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Utah Children's Theatre Guestbook
Records 1 to 4 of 4

James Parker, Salt Lake City, 19 February 2012

A lot of work is going in to preserve this old theatre. We hope those from the past will stop by and see it when it is done, especially any of Art Proctors family.

Simon Overton, Santa Ana, California, 9 October 2006

My wife Kathleen and I lived in Salt Lake City for two years while working at the Salt Palace during the 2002 Winter Olympics.
During my spare time I was stretched between volunteering at the MURRAY THEATRE as a production assistant for the religious events held there. I helped restore the marquee, cleaned the screen, revamped the DVD projection and fixed up all sorts of stage lights for their events.
But most of all, my fun Saturdays was to help Mr. Proctor at the AVALON THEATRE as his candy counter helper. He taught me how to make GOOD popcorn and at 65, I must have been the oldest popper in the world!
Art is a true gentleman and a pleasure to work for. I only wish he could have presented more movies -even his admission price was a treat to patrons. And people wonder why a theater closed especially when they don't buy a ticket. I hate multiplexes!!!

Grant Smith, Salt Lake City, Utah, 3 March 2005

When I was in elementary school, my best friend and I would walk over to the Avalon for the children's summer movies. Once we brought with us a brown paper grocery bag full of buttered popcorn, but they wouldn't let us in the theater with it. I remember the Avalon had employees who walked around with flashlights with orange cones on the end. They must have been like ushers trying to keep order with so many kids in the theater.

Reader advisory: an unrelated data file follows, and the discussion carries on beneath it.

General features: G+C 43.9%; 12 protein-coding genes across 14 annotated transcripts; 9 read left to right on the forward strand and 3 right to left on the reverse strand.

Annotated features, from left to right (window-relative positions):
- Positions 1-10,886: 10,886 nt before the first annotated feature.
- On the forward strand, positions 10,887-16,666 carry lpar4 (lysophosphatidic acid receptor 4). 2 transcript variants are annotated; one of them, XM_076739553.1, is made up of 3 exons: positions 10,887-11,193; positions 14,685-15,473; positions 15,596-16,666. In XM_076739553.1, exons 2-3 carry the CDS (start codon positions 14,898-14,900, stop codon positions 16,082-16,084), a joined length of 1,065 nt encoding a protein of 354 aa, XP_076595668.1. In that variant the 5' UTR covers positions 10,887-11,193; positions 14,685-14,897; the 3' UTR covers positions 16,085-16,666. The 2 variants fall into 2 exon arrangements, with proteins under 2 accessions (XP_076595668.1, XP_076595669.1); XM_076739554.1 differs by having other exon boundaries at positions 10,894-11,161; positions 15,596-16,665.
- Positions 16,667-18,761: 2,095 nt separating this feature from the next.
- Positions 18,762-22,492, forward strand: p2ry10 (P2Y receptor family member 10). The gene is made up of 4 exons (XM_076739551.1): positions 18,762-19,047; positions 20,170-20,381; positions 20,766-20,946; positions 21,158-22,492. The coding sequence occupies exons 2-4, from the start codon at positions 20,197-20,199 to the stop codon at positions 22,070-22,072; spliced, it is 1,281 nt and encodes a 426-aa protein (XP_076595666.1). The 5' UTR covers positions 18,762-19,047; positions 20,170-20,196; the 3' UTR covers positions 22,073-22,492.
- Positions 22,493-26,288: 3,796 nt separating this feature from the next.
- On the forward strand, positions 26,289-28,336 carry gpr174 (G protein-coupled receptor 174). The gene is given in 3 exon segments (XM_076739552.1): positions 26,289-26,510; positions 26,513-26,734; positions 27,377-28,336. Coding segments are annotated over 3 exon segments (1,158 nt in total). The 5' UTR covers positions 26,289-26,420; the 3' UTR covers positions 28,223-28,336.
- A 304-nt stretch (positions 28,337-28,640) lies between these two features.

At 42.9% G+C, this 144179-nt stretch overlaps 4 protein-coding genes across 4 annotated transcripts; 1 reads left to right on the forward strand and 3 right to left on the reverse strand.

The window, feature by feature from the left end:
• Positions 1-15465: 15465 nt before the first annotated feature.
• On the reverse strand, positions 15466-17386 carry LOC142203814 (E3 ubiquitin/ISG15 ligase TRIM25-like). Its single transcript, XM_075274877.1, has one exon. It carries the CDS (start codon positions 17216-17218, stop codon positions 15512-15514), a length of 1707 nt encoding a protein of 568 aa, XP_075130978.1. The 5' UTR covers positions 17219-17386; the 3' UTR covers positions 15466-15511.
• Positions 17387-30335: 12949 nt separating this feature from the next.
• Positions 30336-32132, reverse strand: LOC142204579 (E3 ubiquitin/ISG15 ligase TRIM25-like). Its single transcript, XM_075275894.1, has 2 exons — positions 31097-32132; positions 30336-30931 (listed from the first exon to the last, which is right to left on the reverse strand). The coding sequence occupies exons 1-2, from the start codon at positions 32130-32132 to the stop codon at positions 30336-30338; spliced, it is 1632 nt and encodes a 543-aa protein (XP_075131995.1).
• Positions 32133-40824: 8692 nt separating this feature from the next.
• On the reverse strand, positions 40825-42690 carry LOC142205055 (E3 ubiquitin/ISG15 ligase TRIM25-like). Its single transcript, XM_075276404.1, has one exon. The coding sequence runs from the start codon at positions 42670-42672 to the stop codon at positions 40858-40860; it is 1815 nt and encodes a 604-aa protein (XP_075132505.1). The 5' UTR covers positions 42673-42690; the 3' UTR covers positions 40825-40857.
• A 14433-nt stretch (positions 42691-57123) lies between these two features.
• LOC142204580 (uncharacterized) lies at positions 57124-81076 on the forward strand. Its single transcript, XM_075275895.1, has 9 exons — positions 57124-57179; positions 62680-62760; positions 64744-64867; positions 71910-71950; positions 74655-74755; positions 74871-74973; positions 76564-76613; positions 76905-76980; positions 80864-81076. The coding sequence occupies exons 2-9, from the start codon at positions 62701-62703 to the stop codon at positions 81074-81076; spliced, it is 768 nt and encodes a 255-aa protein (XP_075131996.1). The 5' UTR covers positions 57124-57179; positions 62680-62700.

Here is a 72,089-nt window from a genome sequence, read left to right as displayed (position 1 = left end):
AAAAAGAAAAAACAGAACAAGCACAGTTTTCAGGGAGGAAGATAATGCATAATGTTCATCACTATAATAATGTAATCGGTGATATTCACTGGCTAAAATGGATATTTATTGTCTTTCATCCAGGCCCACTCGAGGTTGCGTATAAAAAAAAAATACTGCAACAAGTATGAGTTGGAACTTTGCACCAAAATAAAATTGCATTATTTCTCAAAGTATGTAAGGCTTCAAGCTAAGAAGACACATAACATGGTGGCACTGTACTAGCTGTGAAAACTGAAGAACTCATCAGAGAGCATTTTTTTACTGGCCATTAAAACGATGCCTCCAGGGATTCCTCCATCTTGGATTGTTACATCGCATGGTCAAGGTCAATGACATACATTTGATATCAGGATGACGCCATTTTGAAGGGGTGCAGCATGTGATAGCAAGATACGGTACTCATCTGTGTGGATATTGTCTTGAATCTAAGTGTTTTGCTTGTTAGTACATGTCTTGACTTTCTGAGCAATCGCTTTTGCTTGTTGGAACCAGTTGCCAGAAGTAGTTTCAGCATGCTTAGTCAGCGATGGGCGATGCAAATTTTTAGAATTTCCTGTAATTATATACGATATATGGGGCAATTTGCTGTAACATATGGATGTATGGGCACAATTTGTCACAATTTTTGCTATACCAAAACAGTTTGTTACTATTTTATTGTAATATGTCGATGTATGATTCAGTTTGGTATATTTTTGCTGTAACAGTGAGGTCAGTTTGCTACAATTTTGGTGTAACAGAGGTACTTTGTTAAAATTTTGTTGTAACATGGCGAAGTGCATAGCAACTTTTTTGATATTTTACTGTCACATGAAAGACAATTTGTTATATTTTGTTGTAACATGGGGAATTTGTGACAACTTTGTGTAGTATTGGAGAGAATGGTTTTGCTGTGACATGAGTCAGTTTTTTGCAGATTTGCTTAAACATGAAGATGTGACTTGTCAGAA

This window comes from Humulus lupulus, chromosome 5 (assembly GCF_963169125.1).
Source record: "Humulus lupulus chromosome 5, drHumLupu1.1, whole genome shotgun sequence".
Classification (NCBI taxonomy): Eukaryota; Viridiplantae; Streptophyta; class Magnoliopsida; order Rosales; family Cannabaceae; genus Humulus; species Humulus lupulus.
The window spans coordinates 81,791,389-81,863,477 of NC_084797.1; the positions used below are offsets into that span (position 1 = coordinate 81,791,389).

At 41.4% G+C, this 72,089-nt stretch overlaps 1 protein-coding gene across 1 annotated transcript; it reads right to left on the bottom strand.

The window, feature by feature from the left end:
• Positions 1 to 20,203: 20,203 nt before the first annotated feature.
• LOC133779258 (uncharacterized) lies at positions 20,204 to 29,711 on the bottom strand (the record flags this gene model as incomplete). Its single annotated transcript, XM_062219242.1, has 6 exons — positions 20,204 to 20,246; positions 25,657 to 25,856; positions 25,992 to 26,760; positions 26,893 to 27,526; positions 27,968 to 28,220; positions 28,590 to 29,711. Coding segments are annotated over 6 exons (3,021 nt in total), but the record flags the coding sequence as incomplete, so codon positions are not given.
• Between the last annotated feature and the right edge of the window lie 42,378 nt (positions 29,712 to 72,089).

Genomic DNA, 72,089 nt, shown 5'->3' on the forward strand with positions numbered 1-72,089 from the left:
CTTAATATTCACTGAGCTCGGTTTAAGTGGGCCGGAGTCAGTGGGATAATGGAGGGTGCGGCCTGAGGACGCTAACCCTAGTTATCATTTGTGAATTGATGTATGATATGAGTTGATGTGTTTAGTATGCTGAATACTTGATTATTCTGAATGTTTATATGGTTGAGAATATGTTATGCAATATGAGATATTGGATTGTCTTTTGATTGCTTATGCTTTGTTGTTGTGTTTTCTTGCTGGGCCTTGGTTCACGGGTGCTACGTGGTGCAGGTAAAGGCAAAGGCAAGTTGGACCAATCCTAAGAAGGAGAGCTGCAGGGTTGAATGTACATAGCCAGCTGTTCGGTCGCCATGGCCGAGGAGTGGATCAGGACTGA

It seems like the movies featured things like the invisible man, giant spiders, and a green alien blob that was destroyed with a lightning rod - but I'm probably confusing things with the Saturday afternoon "Science Fiction Theater" movie series on television. (We liked to call it "Monster Fiction Theater" because that's what it really was.)

Many years later I came to the Avalon to watch classic movies like "High Noon." I came back to the Avalon recently for one of its now-rare movie showings. It was fun sit in a movie theater and have a curtain open across a screen. I'm glad the Avalon is still around and I hope it can survive somehow.

Mike Proctor, San Francisco, CA, 26 November 2003

I am Art Proctor's nephew and grew up seeing movies at the Avalon. I remember very well watching the Sound of Music from the "cry room" in the back of the theater. I doubt many people remember cry room' any more. I also have fond memories watching films from my Uncle's apartment on the top of the building when he lived there. My first job was at one of my Uncle's other theaters, the Vista at 4861 south state st. I was a member of the University of Utah marching band and the conductor of the band at that time, Mr Greg Hansen love the musical "Scrooge" starring Albert Finney which was an annual event at the Avalon. My Uncle was kind enough to open the theater at 12 mindnight after an end of season Marching Band dinner and showed the movie to Mr Hansen and the entire marching band. The best story of all however was the annual tradition of "It's a wonderful Life" starring Jimmy Stewart where my Uncle would open the doors of the Avalon to the public to see the film at no charge at least one night during the holiday season. Living in San Francisco I always choose to see movies in the old grand theaters like the Avalon. Thanks for creating this great memorial.

- Mike Proctor
        
Records 1 to 4 of 4